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The Ascent of Water in Plants-19

Elsevier Inc.
DOI: 10.1016/b978-012409751-3/50019-0
  • Biology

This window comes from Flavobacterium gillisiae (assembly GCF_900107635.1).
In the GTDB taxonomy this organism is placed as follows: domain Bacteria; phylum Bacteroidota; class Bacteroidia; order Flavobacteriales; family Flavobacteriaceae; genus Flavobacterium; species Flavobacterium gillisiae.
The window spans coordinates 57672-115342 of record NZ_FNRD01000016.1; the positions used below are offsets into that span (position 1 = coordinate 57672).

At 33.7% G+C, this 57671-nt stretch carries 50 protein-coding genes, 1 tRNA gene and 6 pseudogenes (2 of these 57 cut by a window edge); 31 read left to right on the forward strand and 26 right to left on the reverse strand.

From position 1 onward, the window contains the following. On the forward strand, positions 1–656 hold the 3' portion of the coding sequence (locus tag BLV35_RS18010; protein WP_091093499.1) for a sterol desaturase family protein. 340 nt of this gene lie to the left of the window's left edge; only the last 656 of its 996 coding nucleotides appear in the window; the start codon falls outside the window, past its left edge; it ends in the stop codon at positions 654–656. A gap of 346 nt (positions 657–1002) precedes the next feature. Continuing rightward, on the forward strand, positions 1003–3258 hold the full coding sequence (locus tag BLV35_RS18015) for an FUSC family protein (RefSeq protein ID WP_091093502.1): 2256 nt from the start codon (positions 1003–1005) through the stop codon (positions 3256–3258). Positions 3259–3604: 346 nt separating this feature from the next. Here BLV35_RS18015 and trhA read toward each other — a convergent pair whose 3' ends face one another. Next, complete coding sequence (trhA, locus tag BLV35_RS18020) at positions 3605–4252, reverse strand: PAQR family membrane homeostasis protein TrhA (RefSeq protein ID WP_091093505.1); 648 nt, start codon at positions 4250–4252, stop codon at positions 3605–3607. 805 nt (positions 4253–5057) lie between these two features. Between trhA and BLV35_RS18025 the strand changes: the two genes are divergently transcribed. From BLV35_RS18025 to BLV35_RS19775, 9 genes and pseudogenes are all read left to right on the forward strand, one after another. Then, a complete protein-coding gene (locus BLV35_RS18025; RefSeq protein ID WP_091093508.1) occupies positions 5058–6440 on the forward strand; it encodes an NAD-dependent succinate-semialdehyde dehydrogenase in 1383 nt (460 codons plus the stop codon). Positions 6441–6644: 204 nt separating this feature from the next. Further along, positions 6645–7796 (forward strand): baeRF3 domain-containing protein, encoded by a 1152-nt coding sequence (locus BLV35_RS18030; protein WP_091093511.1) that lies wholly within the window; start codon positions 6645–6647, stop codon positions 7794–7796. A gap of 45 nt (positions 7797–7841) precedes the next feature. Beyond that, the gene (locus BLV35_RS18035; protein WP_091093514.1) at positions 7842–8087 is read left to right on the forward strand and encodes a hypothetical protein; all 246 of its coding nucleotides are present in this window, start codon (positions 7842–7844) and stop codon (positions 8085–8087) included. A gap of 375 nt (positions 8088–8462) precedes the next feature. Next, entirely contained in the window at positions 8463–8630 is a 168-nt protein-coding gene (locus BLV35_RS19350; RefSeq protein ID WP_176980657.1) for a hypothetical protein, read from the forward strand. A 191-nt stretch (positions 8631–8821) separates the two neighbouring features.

Publisher Summary The problem of the rise of water in tall plants is as old as the science of plant physiology. This chapter considers the cohesion theory, which is the best formulation to explain how water can get to the top of tall trees and vines. The cohesion theory assumes that diffusion of water from the noncollapsible xylem elements in contact with the leaf cells creates a state of tension within the water columns in the xylem vessels. This tension is possible because of the cohesion of water molecules and their adhesion to the hydrophilic walls of the xylem elements. Tension in the water columns is assumed to lift water from the roots to the leaves, in addition to reducing the potential energy of the water in the root xylem tissue until water diffuses from the soil into the root during absorption of the water. The cohesion theory assumes continuity of water columns, laterally and vertically, in the conducting elements of the xylem tissue. These water columns ultimately are placed under tensile strain. But widespread rupture is believed not to occur in the water columns under tensile strain owing to the purported cohesive properties of water when entrapped in small capillaries.

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